October 22nd, 2013
No Support for Broad Screening of Chronic Kidney Disease
Although taught in medical school and widely used in clinical practice, broad screening of otherwise healthy people for chronic kidney disease (CKD) is unwarranted, according to new recommendations from the American College of Physicians published in the Annals of Internal Medicine. People with early kidney disease, who are classified as having stages 1 to 3 CKD, usually do not have symptoms and are generally diagnosed with laboratory tests or imaging.
The authors of “Screening, Monitoring, and Treatment of Stage 1-3 Chronic Kidney Disease” discuss the paucity of evidence in the field and highlight the absence of randomized, controlled trials evaluating the risks and benefits of screening for CKD or evaluating the sensitivity and specificity of screening tests.
“There is no evidence that evaluated the benefits of screening for stage 1-3 chronic kidney disease,” said Molly Cooke, ACP President, in a press release. “The potential harms of all the screening tests — false positives, disease labeling, and unnecessary treatment and associated adverse effects — outweigh the benefits.”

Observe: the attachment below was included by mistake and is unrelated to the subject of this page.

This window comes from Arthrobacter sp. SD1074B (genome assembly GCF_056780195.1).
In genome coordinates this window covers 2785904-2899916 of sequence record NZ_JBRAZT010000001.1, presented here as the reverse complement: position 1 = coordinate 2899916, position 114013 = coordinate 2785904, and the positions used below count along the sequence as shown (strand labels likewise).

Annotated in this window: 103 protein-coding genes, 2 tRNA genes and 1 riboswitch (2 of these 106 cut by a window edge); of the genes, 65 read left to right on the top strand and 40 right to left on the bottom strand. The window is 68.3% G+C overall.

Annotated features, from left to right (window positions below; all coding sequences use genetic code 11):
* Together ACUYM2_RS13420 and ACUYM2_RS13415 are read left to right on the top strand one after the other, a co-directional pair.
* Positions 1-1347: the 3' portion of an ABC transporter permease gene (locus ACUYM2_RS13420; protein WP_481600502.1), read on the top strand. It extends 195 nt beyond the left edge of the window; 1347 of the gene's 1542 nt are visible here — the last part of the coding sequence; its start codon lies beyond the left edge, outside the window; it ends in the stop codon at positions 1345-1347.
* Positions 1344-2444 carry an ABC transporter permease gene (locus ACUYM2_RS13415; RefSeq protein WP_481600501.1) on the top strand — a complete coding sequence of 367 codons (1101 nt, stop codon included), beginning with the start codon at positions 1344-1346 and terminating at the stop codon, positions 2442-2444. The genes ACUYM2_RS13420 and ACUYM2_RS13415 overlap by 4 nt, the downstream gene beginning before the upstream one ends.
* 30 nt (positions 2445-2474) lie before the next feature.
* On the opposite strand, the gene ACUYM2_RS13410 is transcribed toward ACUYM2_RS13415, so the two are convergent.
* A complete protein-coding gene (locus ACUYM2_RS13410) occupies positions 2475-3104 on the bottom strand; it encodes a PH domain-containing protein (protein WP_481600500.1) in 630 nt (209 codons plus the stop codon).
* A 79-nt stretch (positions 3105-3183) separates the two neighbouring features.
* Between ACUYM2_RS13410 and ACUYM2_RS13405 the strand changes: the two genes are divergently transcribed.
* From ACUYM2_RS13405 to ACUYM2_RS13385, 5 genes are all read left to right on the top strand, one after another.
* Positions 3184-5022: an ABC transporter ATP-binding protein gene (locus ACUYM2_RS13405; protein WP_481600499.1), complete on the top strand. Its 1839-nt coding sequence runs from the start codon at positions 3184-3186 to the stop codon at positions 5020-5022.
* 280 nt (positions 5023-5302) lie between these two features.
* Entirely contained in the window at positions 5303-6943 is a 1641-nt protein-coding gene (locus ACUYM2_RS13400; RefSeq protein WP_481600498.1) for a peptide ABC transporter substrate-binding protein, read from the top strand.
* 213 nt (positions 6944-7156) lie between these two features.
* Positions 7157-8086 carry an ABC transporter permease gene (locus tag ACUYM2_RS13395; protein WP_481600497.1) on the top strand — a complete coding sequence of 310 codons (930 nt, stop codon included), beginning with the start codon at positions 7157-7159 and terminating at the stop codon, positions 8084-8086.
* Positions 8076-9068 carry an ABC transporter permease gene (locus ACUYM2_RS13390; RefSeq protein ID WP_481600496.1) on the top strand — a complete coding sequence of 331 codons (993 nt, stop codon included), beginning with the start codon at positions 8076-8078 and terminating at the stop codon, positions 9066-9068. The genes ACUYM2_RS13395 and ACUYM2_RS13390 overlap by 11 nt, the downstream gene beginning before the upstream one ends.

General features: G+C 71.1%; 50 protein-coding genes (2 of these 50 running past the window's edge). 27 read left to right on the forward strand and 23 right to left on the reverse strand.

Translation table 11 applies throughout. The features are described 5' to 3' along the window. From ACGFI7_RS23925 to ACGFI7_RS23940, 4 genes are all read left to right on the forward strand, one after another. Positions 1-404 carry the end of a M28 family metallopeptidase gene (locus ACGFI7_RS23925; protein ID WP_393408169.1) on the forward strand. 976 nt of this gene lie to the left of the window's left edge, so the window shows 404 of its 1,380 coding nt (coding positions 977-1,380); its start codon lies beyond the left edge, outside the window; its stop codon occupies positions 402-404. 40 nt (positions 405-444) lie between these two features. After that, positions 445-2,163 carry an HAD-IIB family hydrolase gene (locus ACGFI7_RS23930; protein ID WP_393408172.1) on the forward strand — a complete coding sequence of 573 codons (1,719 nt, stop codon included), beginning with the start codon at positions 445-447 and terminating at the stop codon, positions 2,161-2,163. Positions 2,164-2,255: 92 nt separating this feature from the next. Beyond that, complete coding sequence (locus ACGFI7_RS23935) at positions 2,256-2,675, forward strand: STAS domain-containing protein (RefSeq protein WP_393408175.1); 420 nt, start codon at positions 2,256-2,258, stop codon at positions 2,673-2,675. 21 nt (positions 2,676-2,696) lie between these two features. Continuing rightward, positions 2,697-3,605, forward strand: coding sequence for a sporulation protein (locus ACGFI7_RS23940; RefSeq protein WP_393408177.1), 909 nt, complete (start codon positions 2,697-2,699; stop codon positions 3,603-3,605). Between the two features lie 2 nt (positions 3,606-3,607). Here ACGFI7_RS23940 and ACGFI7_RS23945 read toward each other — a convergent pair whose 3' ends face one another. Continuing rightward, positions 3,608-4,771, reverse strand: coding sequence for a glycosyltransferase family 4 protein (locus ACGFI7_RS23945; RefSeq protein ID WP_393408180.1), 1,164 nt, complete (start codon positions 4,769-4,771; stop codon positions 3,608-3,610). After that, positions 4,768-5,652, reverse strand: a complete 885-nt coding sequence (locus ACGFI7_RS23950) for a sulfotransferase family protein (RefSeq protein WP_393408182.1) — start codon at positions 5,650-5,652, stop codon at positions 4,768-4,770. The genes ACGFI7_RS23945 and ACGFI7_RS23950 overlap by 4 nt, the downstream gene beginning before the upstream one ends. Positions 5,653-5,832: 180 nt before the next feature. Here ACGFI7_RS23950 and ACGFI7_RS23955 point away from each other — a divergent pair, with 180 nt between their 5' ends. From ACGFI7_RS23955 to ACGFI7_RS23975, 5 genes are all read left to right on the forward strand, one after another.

Although people with diabetes, hypertension, and cardiovascular disease are at higher risk for CKD, there is no evidence that shows that the benefits of screening outweighs the risks in people with these conditions, according to the document. The recommendations also state that people taking ACE inhibitors or ARBs do not need to be tested for proteinuria.
People who have hypertension and early stage CKD should take either an ACE inhibitor or an ARB. People with CKD who have elevated LDL cholesterol should take a statin. The benefits of these drugs have been demonstrated in clinical trials, though there are no proven differences between ACE inhibitors and ARBs, and the combination of an ACE inhibitor and an ARB increases the risk of adverse events.
The authors also recommended against periodic laboratory monitoring tests of people with early-stage CKD. “Ordering lab tests is not going to have any impact on clinical outcomes of asymptomatic patients with CKD without risk factors but will add unnecessary costs to the health care system due to increased medical visits and unnecessary tests,” said Cooke.